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The correct way to calculate allelic frequencies?

  1. Sep 29, 2015 #1
    1. The problem statement, all variables and given/known data

    Out of a total of 43 people, 15 contain the genotype TT, 16 with Tt, and 12 with tt. Need to determine the allelic frequency of the recessive allele t.

    2. Relevant equations

    1=p2+2pq+q2

    1=p+q

    3. The attempt at a solution

    By counting up the individual alleles and divided by the total alleles in this question, I get a different answer than by using the Hardy-Weinberg equation. Total t alleles add up to (16 in the heterozygotes and 24 total in the homozygous recessive genotypes) 40. Dividing 40 by 86 gives a value of around 0.47. Using the Hardy-Weinberg equation, where the 12 is divided by 43 to get the genotype frequency, and then square-rooted, a value of 0.53 is obtained for the frequency: a significantly different number than the 0.47 previously counted up. What is the correct solution?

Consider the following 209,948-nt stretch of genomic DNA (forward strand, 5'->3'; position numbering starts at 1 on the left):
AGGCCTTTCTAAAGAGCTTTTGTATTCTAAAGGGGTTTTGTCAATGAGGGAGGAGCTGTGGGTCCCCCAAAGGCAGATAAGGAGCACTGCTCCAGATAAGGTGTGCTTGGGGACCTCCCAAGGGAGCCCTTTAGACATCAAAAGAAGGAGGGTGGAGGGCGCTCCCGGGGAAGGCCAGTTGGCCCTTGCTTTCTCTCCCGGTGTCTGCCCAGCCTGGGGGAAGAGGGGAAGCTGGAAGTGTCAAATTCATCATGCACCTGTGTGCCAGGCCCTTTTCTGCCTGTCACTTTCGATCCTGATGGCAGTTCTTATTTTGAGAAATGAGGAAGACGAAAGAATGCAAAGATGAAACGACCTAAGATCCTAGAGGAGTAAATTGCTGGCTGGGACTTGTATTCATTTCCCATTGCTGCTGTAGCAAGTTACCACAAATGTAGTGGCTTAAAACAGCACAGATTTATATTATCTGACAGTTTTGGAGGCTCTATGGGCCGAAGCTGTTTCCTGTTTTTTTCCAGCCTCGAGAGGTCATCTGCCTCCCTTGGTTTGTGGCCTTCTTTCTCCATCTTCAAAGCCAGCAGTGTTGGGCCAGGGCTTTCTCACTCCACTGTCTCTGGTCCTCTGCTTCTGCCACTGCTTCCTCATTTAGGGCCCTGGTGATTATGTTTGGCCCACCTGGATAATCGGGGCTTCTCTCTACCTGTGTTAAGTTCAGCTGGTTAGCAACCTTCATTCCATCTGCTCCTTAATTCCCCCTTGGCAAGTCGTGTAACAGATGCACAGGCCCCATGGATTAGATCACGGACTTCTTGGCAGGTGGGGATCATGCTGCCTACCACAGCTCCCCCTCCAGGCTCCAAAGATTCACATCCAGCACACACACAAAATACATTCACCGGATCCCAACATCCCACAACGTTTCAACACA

2. jcsd
  3. Sep 30, 2015 #2

    epenguin

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    Homework Helper
    Gold Member

    You have counted up the gene frequencies, there is no doubt about it. There is nothing to stop there being this collection of individuals.

    You get a different figure when you take the TT to be p2. You will get an absurd figure when you calculate q from the tt.

    This is trying to tell you something.

    What is Hardy-Weinberg about?
     
  4. Oct 1, 2015 #3

    Ygggdrasil

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    Science Advisor

    A Hardy-Weinberg equilibrium makes certain assumptions about the population under study (e.g. random mating between individuals, no selection), so not all populations are in Hardy-Weinberg equilibrium.
     
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